How the loonie could react to a President Clinton or President Trump

23/11/2018 Posted by admin

Come Nov. 8 the United States will vote in either President Donald Trump or President Hillary Clinton, and Canada’s currency could take a wild ride, or coast comfortably, in reaction to the news.

The election results could prompt an immediate change in the greenback’s value, and generally when the USD slumps, the loonie rises, and vice versa.

IN DEPTH: U.S. presidential election 2016

Long-term, new measures under new leadership could really change the trajectory of Canada’s currency.

The U.S. is Canada’s biggest trade partner, and the two economies are undoubtedly tied. Protectionist rhetoric has at times dominated Trump’s campaign, and Clinton too has hinted trade deals could change under her leadership.

Here’s a look at what we might expect after the votes are counted.

WATCH: U.S. election 2016: Is Donald Trump or Hillary Clinton winning? 

ChangSha Night Net

President Hillary Clinton

A Clinton victory is not likely to rock the boat, at least for a while, said Craig Alexander, senior vice-president and chief economist of The Conference Board of Canada.

“With respect to the Canadian dollar, a victory for Hillary Clinton would be a victory in the status-quo camp,” said Alexander.

READ MORE: Donald Trump or Hillary Clinton: which president would be better for Canada’s economy?

While her policies are not identical to Obama’s, financial markets would largely interpret a Clinton win as a continuity in policy.

The U.S. dollar could strengthen as a Clinton win would signal greenback stability, said Colin Cieszynski, chief market strategist at CMC Markets Canada, in an email exchange with Global News.

“Currently with Hillary Clinton leading, USD is going up against pretty much everything on anticipation of a Fed rate hike in December and capital looking for a stable haven to flee uncertainty in Europe.

“If Clinton wins there may be a small selloff in USD on profit-taking on the news, but that’s it.”

READ MORE: Trump vs. Clinton debate: Fact check on Hillary Clinton calling TPP ‘the gold standard’

But a change in trade policies down the road could alter the way we do business. Clinton has flip-flopped and now opposes the Trans-Pacific Partnership (TPP) deal, but remains a fan of the North American Free Trade Agreement (NAFTA).

“Hillary is her own person, she’ll have her own policies, but I don’t think financial markets will have any real concerns about her victory,” said Alexander.

President Donald Trump

Should Trump get the win, things could get interesting.

“A Donald Trump victory…would be a big surprise to complacent markets and could really upset the apple cart,” said Cieszynski. “A Trump win could send U.S. stocks and USD down sharply a la Brexit in June. This would boost the loonie relative to the greenback.”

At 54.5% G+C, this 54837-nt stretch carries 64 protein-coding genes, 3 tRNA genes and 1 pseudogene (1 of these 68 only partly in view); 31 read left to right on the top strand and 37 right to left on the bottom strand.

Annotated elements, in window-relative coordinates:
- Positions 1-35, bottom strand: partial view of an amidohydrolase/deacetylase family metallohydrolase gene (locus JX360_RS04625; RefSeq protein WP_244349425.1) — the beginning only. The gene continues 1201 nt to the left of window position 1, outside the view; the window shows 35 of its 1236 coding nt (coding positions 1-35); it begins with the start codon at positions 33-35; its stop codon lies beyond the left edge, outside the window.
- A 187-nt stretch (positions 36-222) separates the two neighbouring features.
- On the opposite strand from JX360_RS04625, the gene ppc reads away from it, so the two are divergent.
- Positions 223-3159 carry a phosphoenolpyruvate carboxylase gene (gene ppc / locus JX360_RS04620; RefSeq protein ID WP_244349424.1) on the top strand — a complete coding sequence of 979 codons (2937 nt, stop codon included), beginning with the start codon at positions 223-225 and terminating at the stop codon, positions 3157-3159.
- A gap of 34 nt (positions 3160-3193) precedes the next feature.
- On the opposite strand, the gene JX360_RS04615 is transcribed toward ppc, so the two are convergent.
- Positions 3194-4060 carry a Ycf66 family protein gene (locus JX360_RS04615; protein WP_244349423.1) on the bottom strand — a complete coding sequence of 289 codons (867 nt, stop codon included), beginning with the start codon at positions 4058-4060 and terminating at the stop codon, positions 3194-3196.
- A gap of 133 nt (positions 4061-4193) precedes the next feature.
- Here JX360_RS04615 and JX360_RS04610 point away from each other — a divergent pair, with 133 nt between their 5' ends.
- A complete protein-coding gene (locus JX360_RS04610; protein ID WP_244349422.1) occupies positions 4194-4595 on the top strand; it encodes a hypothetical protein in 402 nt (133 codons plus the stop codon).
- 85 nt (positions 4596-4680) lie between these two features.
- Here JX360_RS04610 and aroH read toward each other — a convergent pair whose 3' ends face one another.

READ MORE: Trump, Clinton’s tough talk on trade more bark than bite: report

Alexander agrees: Trump’s bombastic nature leaves you wondering what he’ll follow through on. Among his promises to bring back jobs to the United States, Trump has said he would withdraw from TPP and make major changes to NAFTA.

“A Trump victory would lead to uncertainty in markets as to what policies might in fact be implemented” said Alexander.

WATCH: Presidential debate: Trump calls NAFTA ‘the worst trade deal maybe ever signed, anywhere’ 

“So, I think that the knee-jerk reaction would be negative for the U.S. dollar, potentially positive for the Canadian dollar in the short term. And then there’s the questions really of, what actually gets implemented.”

Cieszynski expects a Trump win would hit Mexico’s currency harder than Canada’s.

“Trump has been far more antagonistic to Mexico than Canada to date.”

Markets keeping watch

The dollar is already reacting to the presidential race.

“Financial markets pay very close attention to polls,” said Alexander. “If the polls are showing Trump behind, then in a sense the impact on the currency is already being built into financial market expectations.”

READ MORE: Donald Trump trails Hillary Clinton by 8 points after tape scandal: Reuters/Ipsos poll

Polls this week show a bump in support for Clinton as Trump deals with the fallout from a leaked 2005 video in which he boasts about groping women. Multiple women have since come forward with allegations against Trump of unwanted sexual contact.

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